Age of Mythology: The Titans PC CD-ROM

Published by Microsoft Game Studios
Developed by Ensemble Studios
Released: Out Now
Requires: Age of Mythology
Price: £24.99

It was a brave decision that Ensemble Studios made when, after two historically based RTS games, they decided to opt for a game based on mythology. Whilst the theme of their game may have changed from a historical to a mythological one, the gameplay remained similar and was enhanced to create a first class RTS experience. Age of Mythology contained 3 races, Egyptian, Greek and Norse with each having 3 major gods and their followers, which in total made for 9 playable races. The Titans expansion features, amongst other things, the Atlantean race and once more it has 3 major gods, each with their own following. As well as the new race, the game also contains a 12 mission campaign and the almighty Titan units. Let’s take a look and see if Ensemble Studios have once again come up trumps.

The Titans expansion is set 10 years after the fall of Atlantis. This time you control the son of Arkantos, Kastor. The Atlanteans having felt betrayed by Zeus and the other gods decide to worship the Titans, which is bad news for the other races in the game. The major Titan gods in the game are Kronos, Oranos and Gaia. Kronos is the King of the Titans and the god of time. His god power is destruction and the civilisation bonus for his people is that he can move his followers to alternate locations to protect them. Oranos was the original leader of the Titans and is the father of Kronos. His god power is shockwave and his followers can build sky passages. Gaia is the mother of the Titans and the personification of mother nature. Her god power is Gaia’s forest which produces a forest that is far richer in resources than normal forests. Her followers benefit from having buildings with lush greenery that heals and prevents enemies from building close by. As before you also get a fine collection of minor gods (9 in all) and these range from Prometheus the Titan god of forethought to Atlas the Titan god of daring and each comes with their own benefits, god power and myth unit.

Whilst the Atlanteans may look similar to the Greeks, they actually play very differently. The Altantean citizen is more expensive but comes with their own mule so they don’t need to drop their resources off at a gather point. Oracles are basically moveable beacons that, when standing, can gain a huge line of sight and will give you warning of an impending attack although they are unable to inflict damage themselves. Atlanteans are unique in that any unit can be turned into a hero. If you make a citizen into a hero he/she will become far superior at building and resource collecting whereas if you turn a military unit into a hero he will become greater in both defence and attack. Perhaps the most worrying difference of all though (if you happen to be playing against the Atlanteans that is) is that several of the god powers can actually recharge and be reused which is something neither race could do in the original game.

Of course this expansion pack is not just about a new race. Any race that manages to reach the Mythic Age can build a Titan gate providing they have researched the Secret of the Titans. A Titan gate allows you to to create a Titan (not the gods as such but a super myth unit that has phenomenal power). Each of the races within the game can ‘build’ a Titan. The Egyptians have Horis (half-bird half-man), the Greeks have Cerberus (half-man half-dog, with three heads), the Norse have Ymir (the frost giant) and the Atlanteans have Chthonian. These units are absolutely huge and with their mighty strength it’s going to be difficult to defend against them. However they do have limitations such as they cannot heal and cannot cross water but nevertheless you’re going to want to be the first to create a Titan. Whilst the original races haven’t had any other additional units there have been some adjustments with the attributes of some of the units and god powers to help balance the gameplay, not that there was much of a problem anyway. You can now churn units out indefinitely thanks to the unit repeat button which should help amass troops much more quickly providing you’ve got the resources of course. The number of map variations has also increased from 23 to an impressive 29.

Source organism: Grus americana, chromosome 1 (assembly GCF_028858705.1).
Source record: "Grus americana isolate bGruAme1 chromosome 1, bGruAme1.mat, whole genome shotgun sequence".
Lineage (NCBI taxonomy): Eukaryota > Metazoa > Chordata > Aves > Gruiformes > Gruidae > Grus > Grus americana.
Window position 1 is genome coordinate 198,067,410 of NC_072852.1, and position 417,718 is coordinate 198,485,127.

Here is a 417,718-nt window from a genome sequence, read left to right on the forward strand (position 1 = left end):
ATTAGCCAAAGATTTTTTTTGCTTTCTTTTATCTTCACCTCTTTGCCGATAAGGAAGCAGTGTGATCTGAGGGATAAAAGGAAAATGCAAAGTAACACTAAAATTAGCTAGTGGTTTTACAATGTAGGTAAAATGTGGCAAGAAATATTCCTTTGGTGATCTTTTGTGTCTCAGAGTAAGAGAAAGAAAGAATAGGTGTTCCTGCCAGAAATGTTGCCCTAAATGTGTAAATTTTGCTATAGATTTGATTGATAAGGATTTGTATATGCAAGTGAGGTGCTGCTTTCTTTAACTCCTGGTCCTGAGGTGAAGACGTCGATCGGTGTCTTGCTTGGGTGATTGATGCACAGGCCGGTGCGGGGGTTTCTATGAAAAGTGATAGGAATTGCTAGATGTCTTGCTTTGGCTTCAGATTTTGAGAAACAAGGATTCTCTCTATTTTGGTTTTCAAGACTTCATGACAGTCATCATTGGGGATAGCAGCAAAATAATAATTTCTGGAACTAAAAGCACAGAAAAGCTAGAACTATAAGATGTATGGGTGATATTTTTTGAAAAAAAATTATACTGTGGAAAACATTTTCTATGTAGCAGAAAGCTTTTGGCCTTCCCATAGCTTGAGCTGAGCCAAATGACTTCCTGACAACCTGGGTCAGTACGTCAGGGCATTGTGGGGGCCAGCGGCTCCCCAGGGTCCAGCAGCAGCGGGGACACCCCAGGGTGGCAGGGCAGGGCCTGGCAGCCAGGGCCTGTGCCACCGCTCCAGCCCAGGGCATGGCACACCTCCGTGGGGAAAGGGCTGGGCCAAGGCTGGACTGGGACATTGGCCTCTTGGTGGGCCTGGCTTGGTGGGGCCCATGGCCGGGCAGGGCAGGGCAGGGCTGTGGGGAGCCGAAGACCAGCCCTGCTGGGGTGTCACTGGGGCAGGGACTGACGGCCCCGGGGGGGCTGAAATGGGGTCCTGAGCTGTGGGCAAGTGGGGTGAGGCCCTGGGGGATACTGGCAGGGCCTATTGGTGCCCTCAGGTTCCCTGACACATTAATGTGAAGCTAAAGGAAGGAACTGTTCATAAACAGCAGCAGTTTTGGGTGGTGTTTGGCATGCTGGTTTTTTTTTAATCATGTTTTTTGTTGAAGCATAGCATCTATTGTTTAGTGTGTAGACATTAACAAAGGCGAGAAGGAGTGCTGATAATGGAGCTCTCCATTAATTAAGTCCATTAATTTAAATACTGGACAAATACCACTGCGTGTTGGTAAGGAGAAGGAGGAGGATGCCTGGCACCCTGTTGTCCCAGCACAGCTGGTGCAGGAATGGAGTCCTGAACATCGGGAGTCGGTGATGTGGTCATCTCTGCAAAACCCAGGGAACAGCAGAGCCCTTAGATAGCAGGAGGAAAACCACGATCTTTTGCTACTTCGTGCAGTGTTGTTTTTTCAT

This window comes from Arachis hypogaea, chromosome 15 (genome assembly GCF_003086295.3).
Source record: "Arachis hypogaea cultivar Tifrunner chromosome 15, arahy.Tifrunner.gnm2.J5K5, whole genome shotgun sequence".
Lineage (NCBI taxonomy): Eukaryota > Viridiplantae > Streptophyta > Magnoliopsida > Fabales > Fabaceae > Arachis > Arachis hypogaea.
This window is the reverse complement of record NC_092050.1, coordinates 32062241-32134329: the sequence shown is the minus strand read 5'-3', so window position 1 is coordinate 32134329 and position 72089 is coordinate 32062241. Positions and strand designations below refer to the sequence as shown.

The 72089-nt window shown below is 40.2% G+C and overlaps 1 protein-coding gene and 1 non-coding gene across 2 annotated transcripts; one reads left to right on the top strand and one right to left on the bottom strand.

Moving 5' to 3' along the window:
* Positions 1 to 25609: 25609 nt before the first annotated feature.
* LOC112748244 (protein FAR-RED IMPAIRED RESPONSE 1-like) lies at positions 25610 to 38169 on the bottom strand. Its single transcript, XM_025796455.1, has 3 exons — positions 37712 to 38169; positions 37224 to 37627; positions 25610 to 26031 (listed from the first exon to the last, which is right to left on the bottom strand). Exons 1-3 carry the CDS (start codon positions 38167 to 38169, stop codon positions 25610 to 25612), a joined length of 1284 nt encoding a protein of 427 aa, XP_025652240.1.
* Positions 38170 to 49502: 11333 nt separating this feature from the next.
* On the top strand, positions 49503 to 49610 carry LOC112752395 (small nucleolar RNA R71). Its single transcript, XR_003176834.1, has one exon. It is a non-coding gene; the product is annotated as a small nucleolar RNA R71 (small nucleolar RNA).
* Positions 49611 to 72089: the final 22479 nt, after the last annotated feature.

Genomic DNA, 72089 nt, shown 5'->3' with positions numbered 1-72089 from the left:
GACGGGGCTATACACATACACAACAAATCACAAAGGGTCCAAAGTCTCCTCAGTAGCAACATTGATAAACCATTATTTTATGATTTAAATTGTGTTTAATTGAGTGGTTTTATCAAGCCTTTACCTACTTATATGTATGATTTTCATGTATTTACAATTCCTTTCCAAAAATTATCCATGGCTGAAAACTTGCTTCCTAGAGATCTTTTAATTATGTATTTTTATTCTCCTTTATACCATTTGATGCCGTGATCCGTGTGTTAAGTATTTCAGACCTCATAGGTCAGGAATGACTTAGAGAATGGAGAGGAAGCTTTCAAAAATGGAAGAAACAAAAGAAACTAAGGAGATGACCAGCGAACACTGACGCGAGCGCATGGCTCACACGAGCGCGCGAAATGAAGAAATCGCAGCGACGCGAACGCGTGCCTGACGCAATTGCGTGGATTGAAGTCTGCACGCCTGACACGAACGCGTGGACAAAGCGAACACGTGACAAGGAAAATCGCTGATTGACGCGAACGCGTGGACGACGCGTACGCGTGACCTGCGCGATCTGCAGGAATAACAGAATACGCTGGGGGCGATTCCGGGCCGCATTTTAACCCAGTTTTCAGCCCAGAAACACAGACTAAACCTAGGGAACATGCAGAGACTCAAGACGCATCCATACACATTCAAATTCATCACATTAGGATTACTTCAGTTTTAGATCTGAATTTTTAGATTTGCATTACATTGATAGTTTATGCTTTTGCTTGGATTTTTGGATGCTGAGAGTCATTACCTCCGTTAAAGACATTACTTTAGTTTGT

Graphically the game is practically the same as Age of Mythology with the exception of some new units and new terrains. This isn’t a complaint though, as AoM looked absolutely fine and the same can be said with The Titans. It would have been nice if the Atlanteans had look more different but as they are closely associated with Greeks you would expect them to look fairly similar. The Titans look impressive and easily dwarf any existing unit within the game. The new god powers also look good but no more impressive than those found in Age of Mythology.

The Titans is certainly a very good expansion pack and fans of Age of Mythology will certainly be pleased by it’s content. There are no problems for deaf gamers and the game is just as deaf gamer friendly as Age of Mythology. The campaign cutscenes are subtitled and various speech messages appear on screen in text too. Audible warnings are highlighted on the mini-map. The Titans is not as complete an expansion pack as The Conquerors expansion was for Age of Empires II (which was incredible and perhaps the best expansion for any RTS) but it’s certainly a fine accompaniment to what was is an excellent game.

Overall Game Rating: 8.5/10
The Titans is just what’s needed to keep you interested in Age of Mythology. The Atlanteans and the Titans add enough twists to the gameplay to make this a satisfying and enjoyable expansion.

Deaf Gamers comment:
No problems for deaf gamers.